The sun was rising over Moat County, Florida, when Sheriff Thurmond Call was found on the highway, gutted like an alligator. A local redneck was tried, sentenced, and set to fry.
Then Ward James, a hotshot investigative reporter for the Miami Times, returns to his rural hometown with a death row femme fatale who promises him the story of the decade. She's armed with explosive evidence and aims to free - and meet - her convicted "fiancé."
With Ward's disillusioned younger brother Jack as their driver, they barrel down Florida's back roads and seamy places in search of the story, racing flat out into a shocking head-on collision between character and fate as truth takes a backseat to headline news.
Pete Dexter is the author of the National Book Award-winning novel Paris Trout, among others. He has been a columnist for the Philadelphia Daily News and the Sacramento Bee and has contributed to many magazines, including Esquire, Sports Illustrated, and Playboy. His screenplays include Rush and Mulholland Falls.
©1995 Pete Dexter (P)2012 Blackstone Audio, Inc.
"An eerie and beautiful novel. Its secrets continue to reveal themselves long after the book has been finished." (New York Times)
"[Dexter] has written as sparsely here as in any of his previous books, and most of what carries the reader along so irresistibly lies beneath the surface of his prose."-New York Times
"With clarity and an amazing capacity for simplicity of language and down-home metaphor, Dexter weaves a tale that exposes the extremes of goodness and nastiness that exist in newspaper life."-Washington Post
Will read anything within reason.
This is an all American tale of a murky little town down South, run by a sheriff renowned for killing black men and anybody else who takes his fancy. He has received his come uppance (sliced down the middle like an alligator) and a relative of his most recent victim is on death row. Job done? Of course not. The Paperboy of the title refers to the narrator of this story. He is a young man, thrown out of college, and now working as a delivery boy on his father's newspaper. His brother Ward is a charismatic reporter working on the Miami Times and he and his sidekick, Yardley Acheman, take it upon themselves to investigate the crime. In walks a femme fatale in the shape of Charlette Bless, a curiously determined yet vulnerable woman who writes to death row prisoners and has become engaged with the suspect without ever meeting him.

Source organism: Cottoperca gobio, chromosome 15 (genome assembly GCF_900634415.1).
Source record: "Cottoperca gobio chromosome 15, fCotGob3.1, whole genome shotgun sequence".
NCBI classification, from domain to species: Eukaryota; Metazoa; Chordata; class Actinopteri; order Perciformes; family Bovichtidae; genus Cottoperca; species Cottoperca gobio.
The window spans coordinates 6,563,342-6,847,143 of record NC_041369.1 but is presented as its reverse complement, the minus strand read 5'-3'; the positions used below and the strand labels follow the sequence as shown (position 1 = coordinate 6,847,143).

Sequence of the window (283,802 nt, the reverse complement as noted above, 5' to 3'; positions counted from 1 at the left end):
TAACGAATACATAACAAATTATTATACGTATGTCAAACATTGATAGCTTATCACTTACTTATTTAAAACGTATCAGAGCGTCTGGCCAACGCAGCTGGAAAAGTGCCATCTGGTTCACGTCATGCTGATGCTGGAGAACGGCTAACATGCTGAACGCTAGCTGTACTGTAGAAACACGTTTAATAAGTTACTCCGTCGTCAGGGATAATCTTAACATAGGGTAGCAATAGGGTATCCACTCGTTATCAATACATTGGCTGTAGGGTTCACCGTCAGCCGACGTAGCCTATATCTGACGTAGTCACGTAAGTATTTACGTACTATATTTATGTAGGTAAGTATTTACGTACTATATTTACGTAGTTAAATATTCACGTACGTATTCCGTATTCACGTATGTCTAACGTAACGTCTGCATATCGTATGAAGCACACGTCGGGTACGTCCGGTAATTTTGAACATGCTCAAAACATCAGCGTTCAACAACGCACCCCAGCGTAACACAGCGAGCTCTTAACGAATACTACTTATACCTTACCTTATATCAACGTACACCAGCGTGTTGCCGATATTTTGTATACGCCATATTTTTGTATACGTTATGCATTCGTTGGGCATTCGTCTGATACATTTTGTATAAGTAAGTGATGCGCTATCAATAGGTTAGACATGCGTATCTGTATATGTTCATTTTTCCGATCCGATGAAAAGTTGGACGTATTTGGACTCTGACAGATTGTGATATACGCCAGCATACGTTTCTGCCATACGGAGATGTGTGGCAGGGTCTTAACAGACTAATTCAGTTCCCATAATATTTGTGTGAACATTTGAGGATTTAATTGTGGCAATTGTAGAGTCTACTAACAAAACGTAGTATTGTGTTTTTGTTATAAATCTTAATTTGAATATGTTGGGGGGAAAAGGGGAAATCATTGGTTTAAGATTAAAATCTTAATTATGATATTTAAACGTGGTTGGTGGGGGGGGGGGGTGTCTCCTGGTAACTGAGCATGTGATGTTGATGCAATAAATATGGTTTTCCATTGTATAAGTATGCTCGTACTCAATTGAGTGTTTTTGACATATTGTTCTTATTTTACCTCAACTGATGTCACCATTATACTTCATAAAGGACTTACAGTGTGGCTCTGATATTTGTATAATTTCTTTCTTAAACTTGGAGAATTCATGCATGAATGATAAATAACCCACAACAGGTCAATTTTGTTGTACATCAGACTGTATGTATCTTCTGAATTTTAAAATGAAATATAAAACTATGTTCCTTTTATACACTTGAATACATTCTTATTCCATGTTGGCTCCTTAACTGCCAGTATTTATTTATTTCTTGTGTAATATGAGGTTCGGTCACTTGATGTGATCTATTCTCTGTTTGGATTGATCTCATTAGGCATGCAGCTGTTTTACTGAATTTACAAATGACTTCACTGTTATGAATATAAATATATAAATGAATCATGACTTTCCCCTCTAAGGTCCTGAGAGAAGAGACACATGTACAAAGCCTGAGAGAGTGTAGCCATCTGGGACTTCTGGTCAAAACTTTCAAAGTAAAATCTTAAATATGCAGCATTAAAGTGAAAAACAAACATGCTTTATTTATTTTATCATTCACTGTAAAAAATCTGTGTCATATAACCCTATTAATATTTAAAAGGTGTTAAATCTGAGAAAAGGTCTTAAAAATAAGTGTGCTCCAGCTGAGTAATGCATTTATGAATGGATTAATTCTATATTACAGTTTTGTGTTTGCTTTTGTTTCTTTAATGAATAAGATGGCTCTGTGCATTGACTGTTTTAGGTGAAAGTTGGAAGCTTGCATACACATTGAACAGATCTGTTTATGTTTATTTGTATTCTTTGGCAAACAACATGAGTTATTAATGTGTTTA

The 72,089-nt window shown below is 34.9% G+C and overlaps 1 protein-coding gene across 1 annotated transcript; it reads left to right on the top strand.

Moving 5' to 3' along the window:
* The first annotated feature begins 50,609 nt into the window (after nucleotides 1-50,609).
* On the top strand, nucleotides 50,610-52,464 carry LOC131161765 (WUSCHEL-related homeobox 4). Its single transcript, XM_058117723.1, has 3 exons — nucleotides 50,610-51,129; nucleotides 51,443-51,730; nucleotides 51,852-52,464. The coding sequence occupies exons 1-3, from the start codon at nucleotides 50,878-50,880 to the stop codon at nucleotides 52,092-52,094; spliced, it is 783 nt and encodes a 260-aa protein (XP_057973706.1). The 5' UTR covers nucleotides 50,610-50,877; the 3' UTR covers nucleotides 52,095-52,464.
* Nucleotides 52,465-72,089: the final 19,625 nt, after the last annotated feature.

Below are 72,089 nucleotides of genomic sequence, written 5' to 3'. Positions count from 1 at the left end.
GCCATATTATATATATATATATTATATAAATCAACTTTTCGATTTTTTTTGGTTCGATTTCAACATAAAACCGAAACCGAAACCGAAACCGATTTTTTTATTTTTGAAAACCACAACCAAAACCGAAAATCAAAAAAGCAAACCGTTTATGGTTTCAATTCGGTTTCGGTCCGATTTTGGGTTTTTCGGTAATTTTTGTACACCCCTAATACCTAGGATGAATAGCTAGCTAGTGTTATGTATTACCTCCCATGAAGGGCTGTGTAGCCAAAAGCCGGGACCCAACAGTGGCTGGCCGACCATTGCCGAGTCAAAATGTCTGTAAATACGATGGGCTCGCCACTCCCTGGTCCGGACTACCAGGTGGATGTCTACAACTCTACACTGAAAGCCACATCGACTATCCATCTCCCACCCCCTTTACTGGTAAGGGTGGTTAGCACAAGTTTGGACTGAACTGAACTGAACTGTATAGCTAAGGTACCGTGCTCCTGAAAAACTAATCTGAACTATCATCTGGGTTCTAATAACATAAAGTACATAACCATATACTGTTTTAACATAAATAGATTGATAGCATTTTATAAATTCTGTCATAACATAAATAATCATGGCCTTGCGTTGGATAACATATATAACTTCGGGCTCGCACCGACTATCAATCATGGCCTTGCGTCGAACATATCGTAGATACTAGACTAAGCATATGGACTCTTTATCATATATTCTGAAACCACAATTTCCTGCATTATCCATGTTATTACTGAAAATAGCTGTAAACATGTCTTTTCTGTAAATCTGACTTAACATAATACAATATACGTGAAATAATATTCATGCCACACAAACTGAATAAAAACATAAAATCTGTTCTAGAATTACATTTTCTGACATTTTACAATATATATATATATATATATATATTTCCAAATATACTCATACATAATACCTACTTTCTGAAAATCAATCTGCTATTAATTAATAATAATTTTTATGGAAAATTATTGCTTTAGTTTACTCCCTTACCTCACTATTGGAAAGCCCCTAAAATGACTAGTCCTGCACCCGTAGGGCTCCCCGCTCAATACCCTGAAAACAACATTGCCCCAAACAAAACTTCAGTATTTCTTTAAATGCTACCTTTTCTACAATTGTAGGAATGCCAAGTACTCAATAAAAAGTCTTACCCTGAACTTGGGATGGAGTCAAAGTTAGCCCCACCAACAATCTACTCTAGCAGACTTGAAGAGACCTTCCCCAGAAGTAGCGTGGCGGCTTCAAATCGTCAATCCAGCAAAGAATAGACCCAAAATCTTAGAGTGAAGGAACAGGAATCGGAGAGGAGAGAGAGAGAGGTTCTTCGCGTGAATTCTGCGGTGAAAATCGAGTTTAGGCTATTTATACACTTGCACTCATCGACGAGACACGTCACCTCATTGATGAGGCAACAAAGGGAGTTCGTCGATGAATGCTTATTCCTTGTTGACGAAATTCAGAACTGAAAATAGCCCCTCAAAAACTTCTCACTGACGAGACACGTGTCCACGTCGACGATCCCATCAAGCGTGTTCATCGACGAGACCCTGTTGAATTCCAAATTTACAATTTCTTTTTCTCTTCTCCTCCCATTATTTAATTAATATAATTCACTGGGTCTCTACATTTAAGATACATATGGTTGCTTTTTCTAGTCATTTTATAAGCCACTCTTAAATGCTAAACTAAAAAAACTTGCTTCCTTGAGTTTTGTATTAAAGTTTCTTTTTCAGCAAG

This is a brooding ponderous tale filled with murky characters some of whom are bordering on insanity. The one shining light is the relationship between the brothers. The younger man is perfectly aware of Ward's secrets but remains non-judgemental and constant throughout the story. The is far more to this than a straightforward detective story and the conclusion is intelligent and thoroughly satisfying.
Sean Runnette reads this in a slow reflective manner and initially I wanted him to speed things along. After a while I became almost hypnotised by his voice and realised he is perfect for this material.
This was a fantastic find on Audible and one that is thoroughly recommended.
"Better then the movie"
Sad, bittersweet, amazing.
Better that the movie and so sad. I read it after I saw and loved the movie with John Cusack. It's so good as, almost better.I recommend the audible version.
"Movie was better"
I might try anther book by Pete Dexter but not the narrator. He was monotone and boring.
It was a toss between how bad the narrator was and how slow the book moved.
Get someone who reads aloud with expression.
Only to stop reading before the book was done.
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